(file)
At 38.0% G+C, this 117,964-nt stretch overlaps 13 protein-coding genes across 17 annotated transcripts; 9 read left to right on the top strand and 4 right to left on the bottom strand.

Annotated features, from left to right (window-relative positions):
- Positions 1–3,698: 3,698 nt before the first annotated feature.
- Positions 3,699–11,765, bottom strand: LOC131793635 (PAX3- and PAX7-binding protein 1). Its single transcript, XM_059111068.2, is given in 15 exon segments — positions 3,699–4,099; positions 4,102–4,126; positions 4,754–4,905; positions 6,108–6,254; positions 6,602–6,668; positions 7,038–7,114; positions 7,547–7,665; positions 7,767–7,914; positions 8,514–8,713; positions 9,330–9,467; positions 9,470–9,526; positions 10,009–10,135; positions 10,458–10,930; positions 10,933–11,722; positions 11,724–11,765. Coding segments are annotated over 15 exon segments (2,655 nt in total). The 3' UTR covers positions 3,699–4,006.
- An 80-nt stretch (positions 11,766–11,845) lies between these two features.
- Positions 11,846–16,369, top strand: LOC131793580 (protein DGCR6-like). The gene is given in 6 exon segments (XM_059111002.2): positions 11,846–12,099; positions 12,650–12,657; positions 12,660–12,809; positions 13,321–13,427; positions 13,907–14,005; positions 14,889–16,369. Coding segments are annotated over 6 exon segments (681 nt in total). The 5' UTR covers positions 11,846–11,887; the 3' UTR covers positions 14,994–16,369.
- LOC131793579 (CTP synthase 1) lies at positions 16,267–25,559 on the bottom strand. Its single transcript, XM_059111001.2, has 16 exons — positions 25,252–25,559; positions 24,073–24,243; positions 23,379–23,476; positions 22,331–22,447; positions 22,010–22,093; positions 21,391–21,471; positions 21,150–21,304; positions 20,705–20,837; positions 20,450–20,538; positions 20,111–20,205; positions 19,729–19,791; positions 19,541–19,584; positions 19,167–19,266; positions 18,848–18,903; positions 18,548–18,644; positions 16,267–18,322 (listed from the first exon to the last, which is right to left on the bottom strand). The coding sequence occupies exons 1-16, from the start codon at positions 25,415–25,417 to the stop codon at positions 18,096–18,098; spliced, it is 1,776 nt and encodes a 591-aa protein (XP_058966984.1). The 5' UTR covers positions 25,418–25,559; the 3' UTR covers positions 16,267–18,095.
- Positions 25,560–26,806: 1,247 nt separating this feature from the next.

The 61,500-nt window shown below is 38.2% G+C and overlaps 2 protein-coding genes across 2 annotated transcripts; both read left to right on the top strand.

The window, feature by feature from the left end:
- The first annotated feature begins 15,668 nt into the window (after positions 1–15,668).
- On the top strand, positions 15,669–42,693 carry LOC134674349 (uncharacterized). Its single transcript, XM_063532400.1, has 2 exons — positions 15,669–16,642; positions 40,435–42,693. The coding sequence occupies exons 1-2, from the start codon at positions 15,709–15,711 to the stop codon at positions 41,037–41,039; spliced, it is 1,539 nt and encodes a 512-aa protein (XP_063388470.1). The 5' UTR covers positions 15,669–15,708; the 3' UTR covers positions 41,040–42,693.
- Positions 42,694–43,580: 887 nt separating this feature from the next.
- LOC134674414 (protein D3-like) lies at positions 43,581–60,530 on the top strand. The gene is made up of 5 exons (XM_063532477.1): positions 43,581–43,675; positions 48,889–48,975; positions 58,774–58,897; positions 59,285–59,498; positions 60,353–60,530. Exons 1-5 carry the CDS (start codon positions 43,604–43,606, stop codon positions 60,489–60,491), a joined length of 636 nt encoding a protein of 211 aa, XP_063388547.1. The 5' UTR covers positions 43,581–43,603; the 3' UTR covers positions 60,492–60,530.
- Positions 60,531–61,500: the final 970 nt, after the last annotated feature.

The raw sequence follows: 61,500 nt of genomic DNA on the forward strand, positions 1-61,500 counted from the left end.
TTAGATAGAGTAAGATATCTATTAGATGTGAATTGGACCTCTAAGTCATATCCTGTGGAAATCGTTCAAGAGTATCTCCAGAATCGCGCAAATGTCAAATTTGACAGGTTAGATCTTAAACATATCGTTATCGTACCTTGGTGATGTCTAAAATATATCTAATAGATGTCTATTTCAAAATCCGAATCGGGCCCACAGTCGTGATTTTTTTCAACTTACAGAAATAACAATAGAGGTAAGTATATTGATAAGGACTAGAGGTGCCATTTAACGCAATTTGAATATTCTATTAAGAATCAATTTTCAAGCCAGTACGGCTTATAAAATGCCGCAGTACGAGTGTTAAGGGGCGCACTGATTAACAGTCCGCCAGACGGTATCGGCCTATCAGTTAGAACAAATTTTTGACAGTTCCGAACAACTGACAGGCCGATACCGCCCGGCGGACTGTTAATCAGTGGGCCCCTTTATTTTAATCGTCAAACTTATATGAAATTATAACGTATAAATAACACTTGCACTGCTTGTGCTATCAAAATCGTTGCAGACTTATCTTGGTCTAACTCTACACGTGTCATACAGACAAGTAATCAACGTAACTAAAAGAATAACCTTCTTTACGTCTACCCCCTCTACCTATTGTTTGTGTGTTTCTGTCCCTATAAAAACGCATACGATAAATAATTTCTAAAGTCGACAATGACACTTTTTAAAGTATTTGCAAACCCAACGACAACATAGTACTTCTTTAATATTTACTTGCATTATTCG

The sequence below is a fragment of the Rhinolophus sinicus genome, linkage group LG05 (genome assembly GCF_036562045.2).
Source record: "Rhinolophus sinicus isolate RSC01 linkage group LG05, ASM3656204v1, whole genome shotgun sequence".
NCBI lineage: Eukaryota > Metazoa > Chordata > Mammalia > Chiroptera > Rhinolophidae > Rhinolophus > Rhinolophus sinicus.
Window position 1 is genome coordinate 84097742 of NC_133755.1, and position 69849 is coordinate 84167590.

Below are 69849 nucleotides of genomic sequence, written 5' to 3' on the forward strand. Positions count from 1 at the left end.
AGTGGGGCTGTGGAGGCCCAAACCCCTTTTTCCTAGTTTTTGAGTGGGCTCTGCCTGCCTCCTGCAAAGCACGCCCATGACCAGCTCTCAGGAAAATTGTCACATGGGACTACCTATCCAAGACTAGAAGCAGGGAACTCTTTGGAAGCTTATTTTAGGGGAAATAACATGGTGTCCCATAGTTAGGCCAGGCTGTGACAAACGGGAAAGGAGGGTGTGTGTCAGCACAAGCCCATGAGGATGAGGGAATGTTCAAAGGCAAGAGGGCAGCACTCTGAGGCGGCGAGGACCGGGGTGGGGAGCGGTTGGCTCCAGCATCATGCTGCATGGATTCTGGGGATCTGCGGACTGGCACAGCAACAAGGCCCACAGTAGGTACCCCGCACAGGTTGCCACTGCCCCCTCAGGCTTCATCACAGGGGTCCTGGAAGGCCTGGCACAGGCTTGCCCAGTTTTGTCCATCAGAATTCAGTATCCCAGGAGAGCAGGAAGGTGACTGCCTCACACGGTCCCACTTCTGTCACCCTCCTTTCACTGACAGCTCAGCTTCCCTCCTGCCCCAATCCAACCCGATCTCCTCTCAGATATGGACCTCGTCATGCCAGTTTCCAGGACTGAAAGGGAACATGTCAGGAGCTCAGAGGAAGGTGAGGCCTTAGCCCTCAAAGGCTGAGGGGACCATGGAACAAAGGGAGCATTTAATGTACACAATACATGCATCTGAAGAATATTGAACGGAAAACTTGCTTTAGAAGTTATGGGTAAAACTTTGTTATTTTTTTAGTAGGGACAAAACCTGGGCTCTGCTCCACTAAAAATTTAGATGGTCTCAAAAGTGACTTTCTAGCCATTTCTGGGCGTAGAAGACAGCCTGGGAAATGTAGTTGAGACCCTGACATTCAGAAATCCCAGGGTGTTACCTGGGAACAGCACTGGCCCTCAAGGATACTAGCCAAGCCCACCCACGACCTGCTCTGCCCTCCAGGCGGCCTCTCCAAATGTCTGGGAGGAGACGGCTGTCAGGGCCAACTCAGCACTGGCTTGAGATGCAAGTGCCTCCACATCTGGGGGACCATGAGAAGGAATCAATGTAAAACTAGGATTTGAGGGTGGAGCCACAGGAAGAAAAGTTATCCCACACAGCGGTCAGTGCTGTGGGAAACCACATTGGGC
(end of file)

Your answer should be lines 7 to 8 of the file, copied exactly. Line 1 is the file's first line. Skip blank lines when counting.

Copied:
- LOC131793579 (CTP synthase 1) lies at positions 16,267–25,559 on the bottom strand. Its single transcript, XM_059111001.2, has 16 exons — positions 25,252–25,559; positions 24,073–24,243; positions 23,379–23,476; positions 22,331–22,447; positions 22,010–22,093; positions 21,391–21,471; positions 21,150–21,304; positions 20,705–20,837; positions 20,450–20,538; positions 20,111–20,205; positions 19,729–19,791; positions 19,541–19,584; positions 19,167–19,266; positions 18,848–18,903; positions 18,548–18,644; positions 16,267–18,322 (listed from the first exon to the last, which is right to left on the bottom strand). The coding sequence occupies exons 1-16, from the start codon at positions 25,415–25,417 to the stop codon at positions 18,096–18,098; spliced, it is 1,776 nt and encodes a 591-aa protein (XP_058966984.1). The 5' UTR covers positions 25,418–25,559; the 3' UTR covers positions 16,267–18,095.
- Positions 25,560–26,806: 1,247 nt separating this feature from the next.